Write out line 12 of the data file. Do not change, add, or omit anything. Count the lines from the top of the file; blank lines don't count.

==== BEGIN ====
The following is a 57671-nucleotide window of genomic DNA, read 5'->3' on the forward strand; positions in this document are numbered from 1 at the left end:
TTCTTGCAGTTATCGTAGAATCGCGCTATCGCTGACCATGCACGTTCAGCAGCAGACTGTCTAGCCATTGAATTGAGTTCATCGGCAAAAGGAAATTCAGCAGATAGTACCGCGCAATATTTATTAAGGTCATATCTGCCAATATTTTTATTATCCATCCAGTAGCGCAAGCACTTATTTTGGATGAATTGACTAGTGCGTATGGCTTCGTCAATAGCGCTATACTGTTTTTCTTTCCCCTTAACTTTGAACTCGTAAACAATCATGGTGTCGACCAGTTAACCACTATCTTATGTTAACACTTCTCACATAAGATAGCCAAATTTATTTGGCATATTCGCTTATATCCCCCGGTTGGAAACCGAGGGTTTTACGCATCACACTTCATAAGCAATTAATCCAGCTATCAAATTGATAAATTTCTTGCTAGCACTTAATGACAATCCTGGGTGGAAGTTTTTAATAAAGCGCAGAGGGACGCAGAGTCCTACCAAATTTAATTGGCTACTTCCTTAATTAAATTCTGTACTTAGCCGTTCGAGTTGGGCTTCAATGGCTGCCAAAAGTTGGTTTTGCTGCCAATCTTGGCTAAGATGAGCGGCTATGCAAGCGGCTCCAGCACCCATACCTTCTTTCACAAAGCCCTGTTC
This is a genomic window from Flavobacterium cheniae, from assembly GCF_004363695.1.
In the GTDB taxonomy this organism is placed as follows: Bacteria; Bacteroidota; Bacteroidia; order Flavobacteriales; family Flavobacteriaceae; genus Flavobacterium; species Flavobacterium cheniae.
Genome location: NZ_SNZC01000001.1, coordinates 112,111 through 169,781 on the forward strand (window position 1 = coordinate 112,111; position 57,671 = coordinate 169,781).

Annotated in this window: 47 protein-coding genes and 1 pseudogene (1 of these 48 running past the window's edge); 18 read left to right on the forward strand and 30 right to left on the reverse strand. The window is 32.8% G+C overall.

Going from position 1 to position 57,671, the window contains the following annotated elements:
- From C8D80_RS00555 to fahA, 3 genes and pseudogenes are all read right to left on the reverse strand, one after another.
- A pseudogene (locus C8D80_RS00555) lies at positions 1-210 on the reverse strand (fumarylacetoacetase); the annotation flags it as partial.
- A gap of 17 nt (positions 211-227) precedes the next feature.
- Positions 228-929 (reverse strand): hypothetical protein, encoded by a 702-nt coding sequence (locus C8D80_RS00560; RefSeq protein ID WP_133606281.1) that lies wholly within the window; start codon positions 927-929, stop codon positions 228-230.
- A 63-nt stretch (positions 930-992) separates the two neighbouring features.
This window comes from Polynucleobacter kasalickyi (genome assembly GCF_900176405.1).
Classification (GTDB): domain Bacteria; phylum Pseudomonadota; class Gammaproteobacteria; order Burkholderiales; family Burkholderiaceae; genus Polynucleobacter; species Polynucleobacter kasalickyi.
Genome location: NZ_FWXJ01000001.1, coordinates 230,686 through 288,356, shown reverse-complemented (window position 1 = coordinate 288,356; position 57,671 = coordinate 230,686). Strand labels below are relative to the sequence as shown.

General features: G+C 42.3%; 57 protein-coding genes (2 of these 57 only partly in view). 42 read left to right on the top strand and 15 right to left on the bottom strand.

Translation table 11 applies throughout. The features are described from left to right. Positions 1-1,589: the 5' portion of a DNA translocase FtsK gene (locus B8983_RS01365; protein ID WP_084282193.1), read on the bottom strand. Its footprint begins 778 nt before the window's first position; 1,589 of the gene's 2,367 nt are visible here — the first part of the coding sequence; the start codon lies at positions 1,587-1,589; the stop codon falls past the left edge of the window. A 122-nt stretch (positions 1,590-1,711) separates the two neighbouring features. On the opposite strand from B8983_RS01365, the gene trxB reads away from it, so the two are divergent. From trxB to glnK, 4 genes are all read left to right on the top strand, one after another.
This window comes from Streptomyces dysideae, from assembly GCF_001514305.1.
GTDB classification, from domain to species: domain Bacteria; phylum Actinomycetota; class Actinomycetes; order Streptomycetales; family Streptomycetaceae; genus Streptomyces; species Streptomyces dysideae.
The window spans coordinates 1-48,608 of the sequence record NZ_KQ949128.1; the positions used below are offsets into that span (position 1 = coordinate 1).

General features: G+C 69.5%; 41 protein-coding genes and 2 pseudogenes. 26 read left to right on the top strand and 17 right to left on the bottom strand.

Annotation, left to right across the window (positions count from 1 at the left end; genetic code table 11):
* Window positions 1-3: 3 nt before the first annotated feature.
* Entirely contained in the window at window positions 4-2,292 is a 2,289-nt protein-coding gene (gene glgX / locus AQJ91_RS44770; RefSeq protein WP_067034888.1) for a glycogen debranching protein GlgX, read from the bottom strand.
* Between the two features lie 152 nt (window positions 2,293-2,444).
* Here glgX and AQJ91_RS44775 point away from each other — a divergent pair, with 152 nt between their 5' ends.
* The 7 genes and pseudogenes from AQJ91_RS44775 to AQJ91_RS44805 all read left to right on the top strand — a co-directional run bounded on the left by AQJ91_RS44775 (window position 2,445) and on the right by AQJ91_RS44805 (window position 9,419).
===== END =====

- A 63-nt stretch (positions 930-992) separates the two neighbouring features.